More than half of humanity is urban. Our freshwater shortfall comes from population growth, waste, pollution, rising demand for water-intensive goods – but also parasitic competition from unnatural afforestation. Of the 39 states facing water scarcity, few feel stress more than those West of the 98th Meridian; thirsty ‘cities in the wilderness’ – from Spokane to El Paso, Bozeman to San Diego, Salt Lake City to Tucson – depend on forest lands where rain and snowfall, filter through soil to supply water. Now, as billions of excess conifers drink up tributaries of the Colorado, Columbia, Missouri, and Rio Grande, we’ve turned trees from friends into enemies.

Part Two: Restoring the Liquid Assets Lost to Fire Exclusion

Over the last century we turned trees from green friends we hug into thirst-stressed enemies we compete with for resources. But this ecological blowback didn’t happen by accident, overnight.

Water depletion from afforestation is the unintended consequence of our deliberate 20th century federal lands policy. For millennia, fires set by lightning or by Native Americans limited Western forest stocks to roughly a few dozen trees per acre. No longer. The nationally terrifying Big Blowup wildfires of August 1910 led the US to in effect declare war on wildfire.

The parallels with more recent wars on abstract nouns are eerie. The government’s tactics in both theaters include: security watchtowers, propaganda, aerial bombing and color-coded threat security alerts; ground troops carry tattered paperbacks of Sun Tzu’s The Art of War; bosses push for the deployment of drones; trained elite crews infiltrate behind enemy lines to snuff out nascent cells; Congress annually writes an emergency blank check, which in wildfire exceeds $2.5 billion.

The result? More new trees compete for less sunlight, thinner soil nutrients and scarcer water resources. Insects and diseases spread faster. Unnatural afforestation creates a deadly tinderbox; fuels accumulate year after year until the inevitable wildfires burn faster, hotter, more destructive and deadlier than ever, consuming the treasure of citizens and the blood of our youth – from Montana’s Mann Gulch (1949) to Colorado’s Storm King Mountain (1994) to Arizona’s Yarnell Hill (2013).

Ironically, Congress enacted the anti-fire 1911 Weeks Act and 1924 Clarke-McNary Act to save money, lives and secure downstream navigable rivers. That era’s national security precaution reflects Eastern US mentality. It backfired in the semiarid Western US, where fire exclusion degraded the integrity and runoff of high-elevation watershed recharge zones. Our analysis of upland research reveals downstream casualties. Suppression of fire causes suppression of flows, until you literally can’t see the river for the trees.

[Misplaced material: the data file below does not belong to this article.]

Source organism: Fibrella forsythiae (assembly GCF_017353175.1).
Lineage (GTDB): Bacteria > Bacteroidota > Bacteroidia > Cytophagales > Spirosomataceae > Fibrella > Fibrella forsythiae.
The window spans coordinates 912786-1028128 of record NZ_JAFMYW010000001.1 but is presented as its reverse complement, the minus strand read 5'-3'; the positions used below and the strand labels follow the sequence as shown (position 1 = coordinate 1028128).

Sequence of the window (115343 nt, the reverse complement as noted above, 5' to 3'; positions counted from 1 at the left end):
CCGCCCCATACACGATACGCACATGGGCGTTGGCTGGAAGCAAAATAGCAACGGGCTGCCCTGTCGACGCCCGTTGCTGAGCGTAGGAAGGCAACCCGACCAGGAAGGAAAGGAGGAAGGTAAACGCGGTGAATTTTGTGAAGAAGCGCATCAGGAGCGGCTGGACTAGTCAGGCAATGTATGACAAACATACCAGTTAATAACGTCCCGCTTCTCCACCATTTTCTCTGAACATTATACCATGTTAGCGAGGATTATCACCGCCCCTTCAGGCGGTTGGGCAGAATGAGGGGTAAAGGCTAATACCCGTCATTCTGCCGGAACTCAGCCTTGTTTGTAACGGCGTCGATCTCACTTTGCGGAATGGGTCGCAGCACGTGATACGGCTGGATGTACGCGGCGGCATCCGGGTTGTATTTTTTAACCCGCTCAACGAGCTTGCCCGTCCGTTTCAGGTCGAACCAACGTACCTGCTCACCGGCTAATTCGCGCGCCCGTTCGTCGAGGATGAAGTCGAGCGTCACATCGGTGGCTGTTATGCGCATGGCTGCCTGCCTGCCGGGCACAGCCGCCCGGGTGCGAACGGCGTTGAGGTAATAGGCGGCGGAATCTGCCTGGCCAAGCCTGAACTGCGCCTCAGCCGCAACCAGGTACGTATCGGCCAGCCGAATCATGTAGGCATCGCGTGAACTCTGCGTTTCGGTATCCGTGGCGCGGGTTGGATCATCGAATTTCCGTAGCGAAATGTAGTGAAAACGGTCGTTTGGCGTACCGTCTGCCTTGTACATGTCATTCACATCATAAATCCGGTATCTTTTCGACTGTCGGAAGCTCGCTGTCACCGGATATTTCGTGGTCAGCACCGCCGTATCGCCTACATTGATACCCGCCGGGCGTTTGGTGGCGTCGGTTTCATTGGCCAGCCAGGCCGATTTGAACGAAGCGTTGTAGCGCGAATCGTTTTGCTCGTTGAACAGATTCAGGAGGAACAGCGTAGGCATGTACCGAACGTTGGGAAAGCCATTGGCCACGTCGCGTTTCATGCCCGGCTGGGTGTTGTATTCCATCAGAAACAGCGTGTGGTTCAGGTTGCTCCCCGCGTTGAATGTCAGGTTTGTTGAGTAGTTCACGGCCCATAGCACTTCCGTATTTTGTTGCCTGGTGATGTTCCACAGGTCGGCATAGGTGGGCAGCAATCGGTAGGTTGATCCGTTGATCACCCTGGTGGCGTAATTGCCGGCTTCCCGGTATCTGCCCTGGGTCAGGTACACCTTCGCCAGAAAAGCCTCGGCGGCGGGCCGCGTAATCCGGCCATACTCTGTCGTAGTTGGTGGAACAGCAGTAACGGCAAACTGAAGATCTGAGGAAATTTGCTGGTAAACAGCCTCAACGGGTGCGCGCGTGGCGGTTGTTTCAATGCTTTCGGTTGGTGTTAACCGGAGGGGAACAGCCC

Yes, the dynamics are complex. Sure, it’s dangerous to overgeneralize. The extent of hydrological impacts from fire-exclusion and afforestation will fluctuate dramatically by location, depending on forest slope, aspect, age, altitude, density, latitude, species composition and natural history. But adjusting for these variables, and taking a conservative approach, we can reveal the overarching pattern of the last century.

First, the past century of fire suppression has resulted in roughly 112 to 172 more trees per acre in high-elevation forests of the West. That’s more than a fivefold increase from the pre-settlement era.

Second, denser growth means that the thicker canopy of needles will intercept more rain and snow, returning to the sky as vapor 20% to 30% of the moisture that had formerly soaked into the forest floor and fed tributaries as liquid. But let’s conservatively ignore potential vapor losses from ablation. Instead, assume that the lowest average daily sap flow rate is 70 liters per tree for an open forest acre of 112 new young trees. Even then, this over-forested acre transpires an additional 2.3 acre-feet of water per year, enough to meet the needs of four families.

Third, that pattern adds up. Applying low-end estimates to the more than 7.5 million acres of Sierra Nevada conifer forests suggests the water-fire nexus causes excess daily net water loss of 58 billion liters. So each year, post-fire afforestation means 17 million acre-feet of water may no longer seep in or trickle down from the Sierra to thirsty families, firms, farms or endangered fisheries.